Your leaking thatched hut during the restoration of a pre-Enlightenment state.


Hello, my name is Judas Gutenberg and this is my blaag (pronounced as you would the vomit noise "hyroop-bleuach").


decay & ruin
Biosphere II
dead malls
Irving housing

got that wrong

appropriate tech
Arduino μcontrollers
Backwoods Home
Fractal antenna

fun social media stuff

(nobody does!)

Like my brownhouse:
   a user interface from scratch
Tuesday, April 23 2024
Yesterday Gretchen posted an alert on Facebook asking if anyone had matzah, and two people replied that they did: our friend Lisa P. and a guy named Bruce from the up the road (he's an outspoken liberal who is, however, seemingly willing to give Isræl a pass on whatever atrocity they're currently committing). Still, these other people with matazah ("Jews," you could say) don't seem to consume matzah at anywhere near the rate that we do, since they only ever have one or two boxes to give. During Passover, even though we couldn't care less about the religious and even cultural implications of the season, we burn through something like a box a day. It's become our own private ritual, a mixture of a celebration of spring and fast from the usual sources of carbs that we normally eat with abandon.

This morning I made great progress on my local remote project, figuring out how to get interrupts to work with an ESP8266 (you have to use something called ICACHE_RAM_ATTR). Once I had the buttons working, I could go through the headache of making the menu system. At first, I assumed that I would never have more than four menu items, meaning everything would fit on a four-line display without scrolling. With that limitation, I was able to build an interface where one button moved a cursor (a ">") up and another moved it down, while a third button flipped the status of a line item to either off or on. (For now, there is no use for the fourth button, though I'm thinking I could use that to flip through various modes.)
Later this evening, I tackled the problem of scrolling the display to reach more than four items. To do this, I had to create more dummy "device_features" in my "Laboratory Test Environment" device. I made some of these sloppily, which led to weird database glitches and then even hardware crashes, but once I had the data ironed out, I could concentrate on getting the scrolling to work, which I eventually did. I use various UIs all the time, and all the traditional ones (not the Microsoft ribbon in other words) feel very natural to me. So whenever I build one from scratch like this (and I mean from scratch, since I have to keep track of details like which items to show when and the limits of how far the cursor can go), it feels a little like magic when it starts working correctly.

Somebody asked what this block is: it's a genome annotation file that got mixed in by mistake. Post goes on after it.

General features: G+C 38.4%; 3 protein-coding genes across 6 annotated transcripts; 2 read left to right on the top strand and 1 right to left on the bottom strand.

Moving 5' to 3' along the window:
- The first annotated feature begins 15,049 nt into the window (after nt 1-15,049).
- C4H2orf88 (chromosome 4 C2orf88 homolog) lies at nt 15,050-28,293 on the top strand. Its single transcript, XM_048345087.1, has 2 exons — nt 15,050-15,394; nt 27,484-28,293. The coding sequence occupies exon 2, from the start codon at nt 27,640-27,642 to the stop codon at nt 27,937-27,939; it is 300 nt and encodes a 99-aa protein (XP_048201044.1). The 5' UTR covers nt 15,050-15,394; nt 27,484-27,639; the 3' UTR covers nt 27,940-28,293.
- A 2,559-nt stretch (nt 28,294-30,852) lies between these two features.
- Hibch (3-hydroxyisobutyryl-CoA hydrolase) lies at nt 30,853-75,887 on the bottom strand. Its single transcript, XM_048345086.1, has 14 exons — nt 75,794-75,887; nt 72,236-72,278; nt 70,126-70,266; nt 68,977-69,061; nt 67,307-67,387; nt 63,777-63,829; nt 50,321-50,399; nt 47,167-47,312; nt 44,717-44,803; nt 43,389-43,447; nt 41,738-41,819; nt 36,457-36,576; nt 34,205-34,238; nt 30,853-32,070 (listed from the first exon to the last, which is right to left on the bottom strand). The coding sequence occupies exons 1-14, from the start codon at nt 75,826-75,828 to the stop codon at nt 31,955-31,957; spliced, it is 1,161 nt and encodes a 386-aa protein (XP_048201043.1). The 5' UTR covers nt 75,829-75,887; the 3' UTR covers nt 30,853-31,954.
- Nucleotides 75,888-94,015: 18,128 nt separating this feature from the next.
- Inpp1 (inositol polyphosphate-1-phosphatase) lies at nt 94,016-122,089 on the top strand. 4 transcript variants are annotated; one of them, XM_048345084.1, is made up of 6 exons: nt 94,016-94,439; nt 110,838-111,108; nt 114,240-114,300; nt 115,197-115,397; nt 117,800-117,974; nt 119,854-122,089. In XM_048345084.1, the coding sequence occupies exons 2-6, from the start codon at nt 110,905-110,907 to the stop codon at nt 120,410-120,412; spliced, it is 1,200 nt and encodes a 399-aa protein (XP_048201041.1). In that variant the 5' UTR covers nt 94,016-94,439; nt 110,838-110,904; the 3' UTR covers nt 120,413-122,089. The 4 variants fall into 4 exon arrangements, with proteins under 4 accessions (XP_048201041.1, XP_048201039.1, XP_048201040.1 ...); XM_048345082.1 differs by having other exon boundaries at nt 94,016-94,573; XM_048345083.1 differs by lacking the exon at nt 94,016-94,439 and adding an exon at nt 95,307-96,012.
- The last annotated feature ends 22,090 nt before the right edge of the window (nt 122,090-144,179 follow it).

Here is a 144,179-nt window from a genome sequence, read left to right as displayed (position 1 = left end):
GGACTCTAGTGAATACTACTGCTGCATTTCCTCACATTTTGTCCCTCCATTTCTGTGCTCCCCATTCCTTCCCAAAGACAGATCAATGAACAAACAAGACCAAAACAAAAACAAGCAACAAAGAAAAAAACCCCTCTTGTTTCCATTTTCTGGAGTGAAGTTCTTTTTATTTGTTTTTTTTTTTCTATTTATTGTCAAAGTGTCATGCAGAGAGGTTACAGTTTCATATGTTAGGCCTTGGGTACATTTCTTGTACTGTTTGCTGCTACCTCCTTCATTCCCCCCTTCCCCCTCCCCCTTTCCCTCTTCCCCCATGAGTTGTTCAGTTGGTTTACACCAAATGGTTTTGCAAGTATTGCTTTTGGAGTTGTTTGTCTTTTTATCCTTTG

At around 1:00pm I left for Old Hurley to resume work on Ray's minisplit installation. For some reason Neville didn't want to come, and so Charlotte didn't come either. I brought the vacuum pump and pipe benders and such because today would probably be the last day of actual installation. Ray and I wrestled with the refrigerant pipes, trying to get them through the too-small hole I'd drilled through the brick wall of his studio. And then I had to bend the pipe so it would be at the right angle attach to attach to the ends of the pipes on the indoor unit. I tried using a fancy bender for this, but when it began to mangle the pipe, I decided to do all subsequent bending by hand. There wasn't much room to accommodate the turn radius I could produce, so couldn't get the bottom of the indoor unit any closer than a half inch from the wall. I also didn't remember until the last minute to run the condensate hose, which we were forced to pull through the wall with a wire. We also installed the outdoor unit, and as I fought with the electrical cables trying to stuff them into the limited space available, I compared it to wrestling an octopus. But then then everything was hooked up, so I ran the vacuum pump for a little while and the vacuum seemed to hold. So I decided to let it sit overnight to see how permanent that vacuum actually was. By then the sun had been beating down long enough for it to be a reasonably warm spring day.

Back home on Hurley Mountain, Gretchen left to teach her prison poetry class, where four students would show up. I took advantage of the abundance of solar heated water by taking my second bath in two days. This was before I got around to adding scrolling capabilities to the local remote menu system.

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